Chloasma may occasionally occur, especially in women with a history of chloasma gravidarum. Women with a tendency to chloasma should avoid exposure to the sun or ultraviolet radiation whilst taking HRT.
The following conditions have been reported to occur or deteriorate with HRT use. Although the evidence of an association with HRT use is inconclusive, women with these conditions and treated with HRT should be carefully monitored: benign breast disease, otosclerosis and chorea minor.
In women with hereditary angioedema, exogenous estrogens may induce or exacerbate symptoms of angioedema.

Use in hepatic impairment.

Progynova has not been studied in hepatic impaired patients. Progynova is contraindicated in women with severe hepatic disease.

Use in the elderly.

Of the total number of subjects in the estrogen alone substudy of the Women's Health Initiative (WHI) study, 46% (n = 4,943) were 65 years and over, while 7.1% (n = 767) were 75 years and over. There was a higher relative risk (conjugated estrogens (CE) vs placebo) of stroke in women less than 75 years of age compared to women 75 years and over.
In the estrogen alone substudy of the Women's Health Initiative Memory Study (WHIMS), a substudy of WHI, a population of 2,947 hysterectomised women, aged 65 to 79 years, was randomised to CE (0.625 mg) or placebo. In the estrogen alone group, after an average follow-up of 5.2 years, the relative risk (CE vs placebo) of probable dementia was 1.49 (95% CI: 0.83-2.66).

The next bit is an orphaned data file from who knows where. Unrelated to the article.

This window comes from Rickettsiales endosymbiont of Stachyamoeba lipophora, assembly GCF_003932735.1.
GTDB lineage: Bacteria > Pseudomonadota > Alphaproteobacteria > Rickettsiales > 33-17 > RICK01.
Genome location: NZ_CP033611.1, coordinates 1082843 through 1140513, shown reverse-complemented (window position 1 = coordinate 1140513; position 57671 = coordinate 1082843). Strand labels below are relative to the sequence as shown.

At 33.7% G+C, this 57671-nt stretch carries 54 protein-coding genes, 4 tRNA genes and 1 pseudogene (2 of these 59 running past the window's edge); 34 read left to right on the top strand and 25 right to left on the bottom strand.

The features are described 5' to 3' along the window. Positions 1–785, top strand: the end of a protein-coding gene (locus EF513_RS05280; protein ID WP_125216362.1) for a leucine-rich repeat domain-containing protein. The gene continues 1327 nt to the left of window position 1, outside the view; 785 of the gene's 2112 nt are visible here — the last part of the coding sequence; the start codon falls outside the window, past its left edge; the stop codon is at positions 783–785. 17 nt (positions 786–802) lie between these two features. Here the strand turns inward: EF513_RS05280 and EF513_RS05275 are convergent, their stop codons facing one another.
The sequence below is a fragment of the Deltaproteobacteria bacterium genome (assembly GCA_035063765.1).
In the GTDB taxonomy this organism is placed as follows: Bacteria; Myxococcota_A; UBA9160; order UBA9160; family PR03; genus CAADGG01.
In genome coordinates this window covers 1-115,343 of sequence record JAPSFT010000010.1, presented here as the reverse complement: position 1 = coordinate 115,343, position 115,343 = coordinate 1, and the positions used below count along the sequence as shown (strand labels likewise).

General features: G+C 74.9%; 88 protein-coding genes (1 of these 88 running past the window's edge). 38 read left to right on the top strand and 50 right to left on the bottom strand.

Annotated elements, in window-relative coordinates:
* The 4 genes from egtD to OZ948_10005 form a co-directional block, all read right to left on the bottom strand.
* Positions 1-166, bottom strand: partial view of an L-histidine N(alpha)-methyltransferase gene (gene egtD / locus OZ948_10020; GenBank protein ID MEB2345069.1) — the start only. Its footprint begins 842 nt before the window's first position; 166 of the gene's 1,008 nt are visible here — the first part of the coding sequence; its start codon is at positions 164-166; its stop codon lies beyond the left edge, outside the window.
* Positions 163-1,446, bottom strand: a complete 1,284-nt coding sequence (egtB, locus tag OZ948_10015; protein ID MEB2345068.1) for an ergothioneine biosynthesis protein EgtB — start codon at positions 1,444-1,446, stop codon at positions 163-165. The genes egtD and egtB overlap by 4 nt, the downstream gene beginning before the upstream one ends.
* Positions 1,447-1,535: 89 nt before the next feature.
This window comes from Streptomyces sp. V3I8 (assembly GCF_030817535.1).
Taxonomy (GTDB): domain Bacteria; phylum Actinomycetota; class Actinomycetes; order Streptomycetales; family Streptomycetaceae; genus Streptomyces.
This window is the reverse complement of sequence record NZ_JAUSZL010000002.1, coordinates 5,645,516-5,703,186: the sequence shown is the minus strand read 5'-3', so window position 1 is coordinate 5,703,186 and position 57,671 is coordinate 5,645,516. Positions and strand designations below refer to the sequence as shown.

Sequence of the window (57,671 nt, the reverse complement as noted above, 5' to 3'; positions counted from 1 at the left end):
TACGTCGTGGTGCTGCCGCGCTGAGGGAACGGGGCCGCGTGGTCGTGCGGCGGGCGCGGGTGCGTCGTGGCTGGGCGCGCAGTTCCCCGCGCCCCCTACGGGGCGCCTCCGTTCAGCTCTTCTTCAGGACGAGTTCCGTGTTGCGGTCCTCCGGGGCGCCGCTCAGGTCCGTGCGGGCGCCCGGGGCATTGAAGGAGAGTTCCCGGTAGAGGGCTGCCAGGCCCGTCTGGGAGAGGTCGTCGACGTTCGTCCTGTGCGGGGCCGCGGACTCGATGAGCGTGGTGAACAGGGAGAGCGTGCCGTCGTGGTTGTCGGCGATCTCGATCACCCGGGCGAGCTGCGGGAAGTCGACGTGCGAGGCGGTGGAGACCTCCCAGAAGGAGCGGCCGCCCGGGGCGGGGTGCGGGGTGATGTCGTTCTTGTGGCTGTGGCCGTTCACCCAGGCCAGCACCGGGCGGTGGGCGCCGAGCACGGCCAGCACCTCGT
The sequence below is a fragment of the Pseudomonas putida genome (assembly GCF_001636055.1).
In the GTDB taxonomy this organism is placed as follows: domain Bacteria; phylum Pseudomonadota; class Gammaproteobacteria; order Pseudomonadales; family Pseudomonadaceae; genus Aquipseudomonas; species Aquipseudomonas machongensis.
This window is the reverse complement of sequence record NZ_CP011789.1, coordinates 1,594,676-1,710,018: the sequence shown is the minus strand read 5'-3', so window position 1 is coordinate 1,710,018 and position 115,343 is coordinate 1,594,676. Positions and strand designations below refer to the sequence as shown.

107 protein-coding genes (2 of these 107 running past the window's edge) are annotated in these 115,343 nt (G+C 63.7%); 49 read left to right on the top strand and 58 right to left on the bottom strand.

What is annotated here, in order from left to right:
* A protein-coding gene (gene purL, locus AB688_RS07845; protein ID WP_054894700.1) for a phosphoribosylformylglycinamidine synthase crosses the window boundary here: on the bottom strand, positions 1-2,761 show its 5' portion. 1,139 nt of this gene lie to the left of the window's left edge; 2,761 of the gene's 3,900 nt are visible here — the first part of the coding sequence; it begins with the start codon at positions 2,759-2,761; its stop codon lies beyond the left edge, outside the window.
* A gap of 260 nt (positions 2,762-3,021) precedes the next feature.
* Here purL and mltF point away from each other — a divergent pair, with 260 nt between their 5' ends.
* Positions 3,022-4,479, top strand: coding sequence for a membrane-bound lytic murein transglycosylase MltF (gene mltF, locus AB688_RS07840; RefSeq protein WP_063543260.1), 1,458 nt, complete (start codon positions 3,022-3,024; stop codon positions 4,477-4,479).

Of the total number of subjects in the estrogen plus progestogen substudy of the Women's Health Initiative study, 44% (n = 7,320) were 65 years and over, while 6.6% (n = 1,095) were 75 years and over. There was a higher relative risk (CE/MPA vs placebo) of stroke and invasive breast cancer in women 75 and over compared to women less than 75 years of age.
In the estrogen plus progestogen substudy of WHIMS, a population of 4,532 postmenopausal women, aged 65 to 79 years, was randomised to CE/MPA (0.625 mg/2.5 mg) or placebo. In the estrogen plus progestogen group, after an average follow-up of 4 years, the relative risk (CE/MPA vs placebo) of probable dementia was 2.05 (95% CI: 1.21-3.48).
Pooling the events in women receiving CE or CE/MPA in comparison to those in women on placebo, the overall relative risk for probable dementia was 1.76 (95% CI: 1.19 to 2.60). Since both substudies were conducted in women aged 65 to 79 years, it is unknown whether these findings apply to younger postmenopausal women (see Section 4.4 Special Warnings and Precautions for Use, Dementia).